It’s been awhile since I’ve been here. That will change soon. I’m still Rollin, albeit slowly, but still …
Today is the last numerically repeating date we’ll see in our lifetimes: 12/12/12, so I thought I’d invite all to join in the celebration of this unique day by re-posting your first Instagram photograph along with the tag #My_First_Instagram. Many have already posted to the #My_First_Instagram tag-room gallery, and your photo re-post contribution, whether you get to it today or not, will be a wonderful addition to the gallery.
Just for fun, I’ll be posting #My_First_Instagram at 12:12:12 today, making my mark with Milo a consecutive 6 pack of 12′s: 12/12/12 at 12:12:12.
Here’s #My_First_Instagram and a few IG posts leading up to today ~
This is an Instagram post from a friend, who posted her first Instagram yesterday, which was 12/12/12 in Australia.
A few weeks back, John Young, Sales Manager for Budnitz Bicycles http://budnitzbicycles.com/ offered to have me test ride the new titanium Budnitz Flatbar http://shop.budnitzbicycles.com/products/titanium-straight-bars. Disarmed with a huge smile, I was powerless to refuse.
Stress is insidious and tenacious, and can fracture many things very effectively, material and immaterial alike.
Mood. Confidence. Mind.
Chemistry. Memory. Time.
Will. Power. Karma.
We all have the capacity for both acute and chronic stress. Acute stress is transient and useful: it triggers excitement, energy, the “fight or flight” response for self-preservation, and quickly sharpens mental focus. Chronic stress is self-destructive and serves no physiologic advantage or practical purpose. Unlike acute stress, chronic stress isn’t transient; rather, it is repetitive and lasting, sometimes starting in childhood. Both stresses release the stress hormones adrenaline, cortisol, and glucocorticoids, all beneficial in the immediate term, but toxic chemistry longterm.
Physical damage, namely, atherosclerosis, coronary artery disease, a weakened immune system, and brain cell destruction in the hippocampus that impairs memory and learning, are all effects of longterm swimming in chronic stress hormones. Further damage from chronic stress includes dulling of the senses, chronic fatigue, apathy, pain, suffering, and severe reactive depression, a longterm result of chronic stress depleting dopamine, a neurotransmitter that many anti-depressants and some pain medicines work to increase.
“At the slightest stress, people seem to divide themselves into antagonistic groups.” Isaac Asimov
I felt sick and exhausted again when I awoke this morning.
I feel ill, weak, and nauseated sitting on my bike.
Maybe I should just go back to bed.
Should I even try to ride right now?
What if I puke, if I’m too weak to ride back home, if I burn too many calories that can’t be replaced by merely attempting to eat while nauseated?
Will I ever feel good again?
Let It Go
When I realize I’m again looped in worry thoughts, I usually remember to “let it go” and focus on what I actually know: I’m a bad lad sitting on a sick bike, the secret trail is ahead, and my pain isn’t that much worse than usual. Stating this, the worry loop often weakens and I slowly become aware of the present, of resplendent trail and forest,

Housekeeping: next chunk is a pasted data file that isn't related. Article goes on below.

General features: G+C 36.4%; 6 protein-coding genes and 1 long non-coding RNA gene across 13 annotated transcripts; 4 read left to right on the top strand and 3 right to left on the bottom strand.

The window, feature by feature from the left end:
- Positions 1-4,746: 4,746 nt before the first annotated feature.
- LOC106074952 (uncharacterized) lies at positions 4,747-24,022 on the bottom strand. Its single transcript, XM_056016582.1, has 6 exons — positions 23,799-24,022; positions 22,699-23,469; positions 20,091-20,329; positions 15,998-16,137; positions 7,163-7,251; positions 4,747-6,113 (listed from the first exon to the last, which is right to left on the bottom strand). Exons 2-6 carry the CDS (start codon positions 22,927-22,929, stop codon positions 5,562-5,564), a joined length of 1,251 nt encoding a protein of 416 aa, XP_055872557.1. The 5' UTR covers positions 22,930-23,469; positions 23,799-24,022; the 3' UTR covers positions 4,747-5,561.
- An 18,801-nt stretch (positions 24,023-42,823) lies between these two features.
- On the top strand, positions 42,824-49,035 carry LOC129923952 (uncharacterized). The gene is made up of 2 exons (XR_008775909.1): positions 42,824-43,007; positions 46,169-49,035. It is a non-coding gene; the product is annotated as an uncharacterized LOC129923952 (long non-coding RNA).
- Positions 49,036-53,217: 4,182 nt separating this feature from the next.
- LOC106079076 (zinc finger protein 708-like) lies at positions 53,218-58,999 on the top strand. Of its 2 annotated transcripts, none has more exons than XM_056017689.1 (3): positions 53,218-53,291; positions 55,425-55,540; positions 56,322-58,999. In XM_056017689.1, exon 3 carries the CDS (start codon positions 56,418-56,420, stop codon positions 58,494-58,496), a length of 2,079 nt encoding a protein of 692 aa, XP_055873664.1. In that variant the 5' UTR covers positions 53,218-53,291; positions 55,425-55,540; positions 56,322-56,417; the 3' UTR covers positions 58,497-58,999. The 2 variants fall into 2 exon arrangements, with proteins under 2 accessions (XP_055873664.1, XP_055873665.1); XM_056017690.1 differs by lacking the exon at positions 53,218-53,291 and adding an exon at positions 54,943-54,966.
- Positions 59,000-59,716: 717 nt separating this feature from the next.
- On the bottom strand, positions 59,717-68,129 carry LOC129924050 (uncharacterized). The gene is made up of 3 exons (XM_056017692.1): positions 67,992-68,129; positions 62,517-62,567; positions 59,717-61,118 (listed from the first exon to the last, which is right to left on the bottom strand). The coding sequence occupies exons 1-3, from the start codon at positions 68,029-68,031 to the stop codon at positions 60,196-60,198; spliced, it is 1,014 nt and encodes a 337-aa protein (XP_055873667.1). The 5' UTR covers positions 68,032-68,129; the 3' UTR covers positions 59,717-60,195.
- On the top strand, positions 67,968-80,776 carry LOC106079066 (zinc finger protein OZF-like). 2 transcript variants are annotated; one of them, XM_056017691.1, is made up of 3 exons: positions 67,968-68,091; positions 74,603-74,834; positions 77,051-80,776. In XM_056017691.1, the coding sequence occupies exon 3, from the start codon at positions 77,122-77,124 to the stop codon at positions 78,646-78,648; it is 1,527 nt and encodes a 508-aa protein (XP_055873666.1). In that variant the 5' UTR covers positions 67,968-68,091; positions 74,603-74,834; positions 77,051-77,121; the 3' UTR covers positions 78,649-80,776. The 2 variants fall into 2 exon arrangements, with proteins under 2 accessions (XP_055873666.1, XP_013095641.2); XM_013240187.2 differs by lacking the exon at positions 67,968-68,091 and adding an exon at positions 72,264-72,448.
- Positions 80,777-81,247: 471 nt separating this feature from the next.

the brisk touch of wind on my skin, and the lively feel of my bike transporting me. Again, I recall that I can live only in the present, which I regard as the always current sum of my past, my personal history, one I hold close as calibrated compass and personal guide.
Q: So, what besides anxiolytic medicine can be used to reduce or minimize chronic stress?
A: Practicing Stress Fracturing ~
Meditation practice works to instill calm hopefulness and well-being: it is a path to inner peace, fostering healthy self-dialogue and decreasing feelings of ill will toward self and others, but most importantly, it can decrease one’s suffering from stress and pain. Meditation also paves the way to a safe ‘place’ one can build and revisit.
Recall something from the past that you regret or makes you sad. For me, losing my health and career makes me very sad. While minding such a memory, let go the memory as you think only of following your breath. With practice, commanding “let it go” will replace unpleasant, painful memories with what is actually in the present, like the gentle flow of your breath, sea mist on your skin, the call of a sea lion. Try to focus on the sad memory with your eyes closed, then “let it go” as you look out and focus on what comes immediately into your awareness: colors, sounds, smells, temperature, sensations, anything you sense in the present.
Think of an event or possible occurrence in the future that is stressful. My future stressor is worsening pain and health. Again, hold the stressful thought in mind and “let it go” as you shift your awareness to your breathing. Then, being aware of the breath, begin gentle In Out Breathing and settle into a peaceful, comfortable rhythm. When your mind starts to wonder or thoughts float back in, notice the wondering, the floating thoughts and let them go, returning your awareness to the rhythm of your breathing. By letting go of your thoughts of future stressors and replacing them with peaceful In Out Breathing in the present, you can realize a decrease in mental suffering, and possibly a decrease in physical suffering as well.
Since 2001, I’ve borrowed and adapted these practices from many teachers of mindfulness meditation and Buddhism. I intensified my study of meditation when I became ill in 2005, and continue to practice fracturing stress as it continues to fracture me, but with less tenacity and power as time goes by.
Breathing in I calm my body
Breathing out I smile
I adapted a version that works better for me:
Breathing in I calm my body
Breathing out I calm my mind
In . . . Out . . .
Here are three of Thich Nhat Hanh’s straightforward exercises for fracturing stress:
1. Half-smile while listening to music, focusing on the rhythm, mood, and tones of the song. Follow your In Out breath and allow mind and body to relax in the melodious present.
2. Mindfulness over tea (coffee for me). While making tea, move deliberately to be mindful of each movement. Feel the weight of kettle and warmth of cup in your hands. Smell the fragrance with mindful In Out breathing, breathing more calmly and deeply when your mind wonders from the present.